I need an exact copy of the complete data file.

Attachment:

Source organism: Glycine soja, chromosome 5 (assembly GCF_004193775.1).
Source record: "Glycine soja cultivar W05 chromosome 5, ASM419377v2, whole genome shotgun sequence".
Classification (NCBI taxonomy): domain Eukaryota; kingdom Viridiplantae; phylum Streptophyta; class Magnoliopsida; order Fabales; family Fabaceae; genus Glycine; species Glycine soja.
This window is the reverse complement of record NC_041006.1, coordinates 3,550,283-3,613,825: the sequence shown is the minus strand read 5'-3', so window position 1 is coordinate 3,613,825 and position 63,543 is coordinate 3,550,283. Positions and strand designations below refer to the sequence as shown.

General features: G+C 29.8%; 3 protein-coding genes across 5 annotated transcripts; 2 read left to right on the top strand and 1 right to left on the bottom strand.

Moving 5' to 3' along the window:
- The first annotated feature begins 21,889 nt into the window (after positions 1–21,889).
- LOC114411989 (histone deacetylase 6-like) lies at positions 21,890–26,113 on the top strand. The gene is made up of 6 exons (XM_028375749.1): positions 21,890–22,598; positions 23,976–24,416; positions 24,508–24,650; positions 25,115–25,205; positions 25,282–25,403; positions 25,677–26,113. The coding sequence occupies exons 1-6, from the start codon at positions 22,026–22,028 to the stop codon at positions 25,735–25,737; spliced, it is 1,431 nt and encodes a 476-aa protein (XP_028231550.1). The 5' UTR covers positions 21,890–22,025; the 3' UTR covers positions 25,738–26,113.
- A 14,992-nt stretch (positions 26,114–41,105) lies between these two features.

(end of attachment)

Source organism: Glycine soja, chromosome 5 (assembly GCF_004193775.1).
Source record: "Glycine soja cultivar W05 chromosome 5, ASM419377v2, whole genome shotgun sequence".
Classification (NCBI taxonomy): domain Eukaryota; kingdom Viridiplantae; phylum Streptophyta; class Magnoliopsida; order Fabales; family Fabaceae; genus Glycine; species Glycine soja.
This window is the reverse complement of record NC_041006.1, coordinates 3,550,283-3,613,825: the sequence shown is the minus strand read 5'-3', so window position 1 is coordinate 3,613,825 and position 63,543 is coordinate 3,550,283. Positions and strand designations below refer to the sequence as shown.

General features: G+C 29.8%; 3 protein-coding genes across 5 annotated transcripts; 2 read left to right on the top strand and 1 right to left on the bottom strand.

Moving 5' to 3' along the window:
- The first annotated feature begins 21,889 nt into the window (after positions 1–21,889).
- LOC114411989 (histone deacetylase 6-like) lies at positions 21,890–26,113 on the top strand. The gene is made up of 6 exons (XM_028375749.1): positions 21,890–22,598; positions 23,976–24,416; positions 24,508–24,650; positions 25,115–25,205; positions 25,282–25,403; positions 25,677–26,113. The coding sequence occupies exons 1-6, from the start codon at positions 22,026–22,028 to the stop codon at positions 25,735–25,737; spliced, it is 1,431 nt and encodes a 476-aa protein (XP_028231550.1). The 5' UTR covers positions 21,890–22,025; the 3' UTR covers positions 25,738–26,113.
- A 14,992-nt stretch (positions 26,114–41,105) lies between these two features.